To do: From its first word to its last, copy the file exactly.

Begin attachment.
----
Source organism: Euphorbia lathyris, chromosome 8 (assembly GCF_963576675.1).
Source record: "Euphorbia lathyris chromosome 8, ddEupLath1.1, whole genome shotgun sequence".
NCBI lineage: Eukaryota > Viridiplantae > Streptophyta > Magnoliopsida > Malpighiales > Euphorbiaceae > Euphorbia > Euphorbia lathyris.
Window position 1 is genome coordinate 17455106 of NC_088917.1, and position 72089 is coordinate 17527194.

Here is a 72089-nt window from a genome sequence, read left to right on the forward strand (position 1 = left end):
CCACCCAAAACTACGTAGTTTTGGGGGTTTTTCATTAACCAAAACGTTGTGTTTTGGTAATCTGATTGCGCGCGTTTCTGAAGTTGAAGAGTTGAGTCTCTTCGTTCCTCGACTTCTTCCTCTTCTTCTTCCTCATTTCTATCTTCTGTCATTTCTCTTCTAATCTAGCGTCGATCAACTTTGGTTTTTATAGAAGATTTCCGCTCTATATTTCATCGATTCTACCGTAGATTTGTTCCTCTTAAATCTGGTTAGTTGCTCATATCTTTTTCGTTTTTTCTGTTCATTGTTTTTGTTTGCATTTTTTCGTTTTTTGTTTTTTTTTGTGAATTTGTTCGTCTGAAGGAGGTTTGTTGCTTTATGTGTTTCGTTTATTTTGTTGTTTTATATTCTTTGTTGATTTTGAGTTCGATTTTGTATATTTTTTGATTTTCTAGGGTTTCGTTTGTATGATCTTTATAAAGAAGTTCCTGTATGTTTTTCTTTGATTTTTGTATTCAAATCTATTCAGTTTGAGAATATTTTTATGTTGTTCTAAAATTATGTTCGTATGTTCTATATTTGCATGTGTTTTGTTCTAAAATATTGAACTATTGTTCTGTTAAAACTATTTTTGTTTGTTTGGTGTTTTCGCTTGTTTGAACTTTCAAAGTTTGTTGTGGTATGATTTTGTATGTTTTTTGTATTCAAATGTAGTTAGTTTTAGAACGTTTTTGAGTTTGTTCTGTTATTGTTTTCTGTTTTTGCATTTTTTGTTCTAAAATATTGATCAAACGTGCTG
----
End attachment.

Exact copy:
Source organism: Euphorbia lathyris, chromosome 8 (assembly GCF_963576675.1).
Source record: "Euphorbia lathyris chromosome 8, ddEupLath1.1, whole genome shotgun sequence".
NCBI lineage: Eukaryota > Viridiplantae > Streptophyta > Magnoliopsida > Malpighiales > Euphorbiaceae > Euphorbia > Euphorbia lathyris.
Window position 1 is genome coordinate 17455106 of NC_088917.1, and position 72089 is coordinate 17527194.

Here is a 72089-nt window from a genome sequence, read left to right on the forward strand (position 1 = left end):
CCACCCAAAACTACGTAGTTTTGGGGGTTTTTCATTAACCAAAACGTTGTGTTTTGGTAATCTGATTGCGCGCGTTTCTGAAGTTGAAGAGTTGAGTCTCTTCGTTCCTCGACTTCTTCCTCTTCTTCTTCCTCATTTCTATCTTCTGTCATTTCTCTTCTAATCTAGCGTCGATCAACTTTGGTTTTTATAGAAGATTTCCGCTCTATATTTCATCGATTCTACCGTAGATTTGTTCCTCTTAAATCTGGTTAGTTGCTCATATCTTTTTCGTTTTTTCTGTTCATTGTTTTTGTTTGCATTTTTTCGTTTTTTGTTTTTTTTTGTGAATTTGTTCGTCTGAAGGAGGTTTGTTGCTTTATGTGTTTCGTTTATTTTGTTGTTTTATATTCTTTGTTGATTTTGAGTTCGATTTTGTATATTTTTTGATTTTCTAGGGTTTCGTTTGTATGATCTTTATAAAGAAGTTCCTGTATGTTTTTCTTTGATTTTTGTATTCAAATCTATTCAGTTTGAGAATATTTTTATGTTGTTCTAAAATTATGTTCGTATGTTCTATATTTGCATGTGTTTTGTTCTAAAATATTGAACTATTGTTCTGTTAAAACTATTTTTGTTTGTTTGGTGTTTTCGCTTGTTTGAACTTTCAAAGTTTGTTGTGGTATGATTTTGTATGTTTTTTGTATTCAAATGTAGTTAGTTTTAGAACGTTTTTGAGTTTGTTCTGTTATTGTTTTCTGTTTTTGCATTTTTTGTTCTAAAATATTGATCAAACGTGCTG